When the mock fight started, Pudpadnoi kicked Dieselnoi on the touch-gloves and Dieselnoi came back with a vengeance. I laughed, knowing that part of this was that Pudpadnoi had invited it with his “cheap shot,” but part of it was that Dieselnoi was very upset with Pudpadnoi for arriving late. He took the opportunity to punish him, because even when Nakmuay are “playing,” the dominance is always real. Of course, within a few minutes both men were winded, Pudpadnoi is 70 years old already and called an end to the performance by facing the audience and wai-ing. Dieselnoi, lips already blue and chest red from the heat and exertion, he would have kept going because that’s who he is. He’d kill himself for a play fight, I swear. But Pudpadnoi is his senior and immediately he also wai-ed to the audience and then went down to Pudpadnoi’s feet. “Wai roon pee,” this is called, to say sorry to your opponent if they’re your elder.
We sat back down, Dieselnoi and Pudpadnoi hurried to change their clothes and cool down in the air-con of Dieselnoi’s car. Karuhat and I sat side by side, 3 feet of space between every chair. Namkabuan’s younger daughter stood in front of the audience, the band that played at her father’s restaurant every night since she was born, probably, backing her up as she sang one final song to say goodbye to her father. She sings beautifully; she’s beautiful. Maybe a minute into her song her voice cracked and she paused, trying to will her tears away so she could continue… and she did. But my mask became wet with the tears that were finally streaming down my face. She released them and I let them be. I glanced over and saw Karuhat’s eyes were also wet, so I silently reached into my bag and pulled out some tissue. Tapping his shoulder he turned to look at me, accepted the tissue without any words and we nodded, knowingly, then went on wiping our tears and sniffing within our masks until it was time to climb the stairs to the crematorium and lay our paper flowers down. Men knock on the wood of the casket before depositing their flowers. Dieselnoi, six feet tall, towered over everyone as the procession ascended the stairs, but his shoulders hunched and he seemed to be in an eternal bow as he laid his flower for his younger brother.
These two deaths could not be more different. The last exchange I had with Namkabuan was at his restaurant, after we’d gone to interview him and film him watching and commenting on his 130 lb Lumpinee title fight. He was thin, caughing after every few words, the exhaustion like a cloud over the sun of his personality. “This is how I beat Cherry’s knee,” he said, showing me a side trip. Namkabuan smiled, “Wait until I’m better and then I’ll come show you.” That was it, that was my last moment with him. The last image I ever saw of Namkabuan was a painful video of him sitting on his hospital bed, struggling to breathe, giving a peace sign. He never gave up, he fought to the last second. He was 48 years old. Sangtiennoi had just lost his father-in-law and the head of the gym he grew up in on Saturday afternoon. He was very distraught about this, but this is only an observation of the final wink of a star before it disappears; I don’t know why he killed himself less than 24 hours later, but it only appears sudden from the outside. He was obviously struggling for a long time; he fought for a long time until he couldn’t. He would have turned 55 in August.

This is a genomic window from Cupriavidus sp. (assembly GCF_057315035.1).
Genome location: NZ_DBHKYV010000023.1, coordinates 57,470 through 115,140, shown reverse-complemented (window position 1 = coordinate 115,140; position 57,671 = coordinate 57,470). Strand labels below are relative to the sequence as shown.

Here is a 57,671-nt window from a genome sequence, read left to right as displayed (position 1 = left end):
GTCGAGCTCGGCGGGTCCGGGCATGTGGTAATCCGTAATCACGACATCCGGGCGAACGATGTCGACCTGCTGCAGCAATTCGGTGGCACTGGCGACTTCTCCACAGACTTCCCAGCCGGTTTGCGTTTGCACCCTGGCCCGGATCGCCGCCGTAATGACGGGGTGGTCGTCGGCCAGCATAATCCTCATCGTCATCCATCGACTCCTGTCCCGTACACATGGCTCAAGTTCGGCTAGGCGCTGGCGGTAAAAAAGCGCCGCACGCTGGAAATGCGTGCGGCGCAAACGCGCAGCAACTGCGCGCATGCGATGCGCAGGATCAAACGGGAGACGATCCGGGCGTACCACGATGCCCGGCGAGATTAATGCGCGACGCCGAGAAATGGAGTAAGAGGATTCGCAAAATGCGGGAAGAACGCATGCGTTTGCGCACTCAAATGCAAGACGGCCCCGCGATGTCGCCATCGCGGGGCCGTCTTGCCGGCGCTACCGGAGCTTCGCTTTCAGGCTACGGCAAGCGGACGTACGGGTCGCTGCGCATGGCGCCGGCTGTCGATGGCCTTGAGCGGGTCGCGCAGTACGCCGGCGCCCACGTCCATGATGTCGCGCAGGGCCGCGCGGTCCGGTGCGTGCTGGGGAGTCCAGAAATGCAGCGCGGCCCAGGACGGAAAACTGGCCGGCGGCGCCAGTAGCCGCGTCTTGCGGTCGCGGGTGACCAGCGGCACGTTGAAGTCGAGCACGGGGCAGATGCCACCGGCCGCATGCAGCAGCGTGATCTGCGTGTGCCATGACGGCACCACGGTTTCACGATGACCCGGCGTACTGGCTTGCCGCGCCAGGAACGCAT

When I was falling apart on the bathroom floor, I had this focus of Namkabuan going into the hospital that was tearing at me, but that’s not why; not all of it. Depression is like Cancer in how it grows, spreads, destroys. All of us, at our best and at our worst, are performing our “naa tee,” our duties. After Namkabuan’s funeral, my husband said something to me as I laid in the bed, exhausted and numbingly sad. “I know you want to kill yourself,” he carefully began, “but maybe your calling is to guide all these Legends to their passing. You walk beside each of them, one by one,” he said. Something in my heart stirred. “Like Virgil,” I said. “Yeah, like Virgil,” Kevin cupped his hand over my exposed foot. “I don’t know,” he said. “Something to think about.”
And I think about this all the time now. Maybe it is my duty to make sure every one of these Legends is recognized and honored, to the best of my ability, so they don’t disappear before they’re gone. As someone who thinks about suicide, I am shaken considerably by Sangtiennoi’s decision to kill himself, but I don’t blame him. It does, however, make Kevin’s suggestion feel like maybe the most valuable thing I can offer: just to stay and walk these men to their mortal passageways and know that they go through with the honor and respect they deserve. To wai roon pi as my persisting duty. It will be stoic and sober and sad; but it will be joyful too. These are great men.
if you would like to help Sangtiennoi’s family with funeral costs, here is where you can contribute
if you would like to help Namkabuan’s family after his passing, or any of the krus & legends in the Muay Thai project, here is where you can contribute.
If you are having suicidal thoughts, or depression, this is a video of legends of the sport urging you to fight on, Su, Su! (Fight, fight!):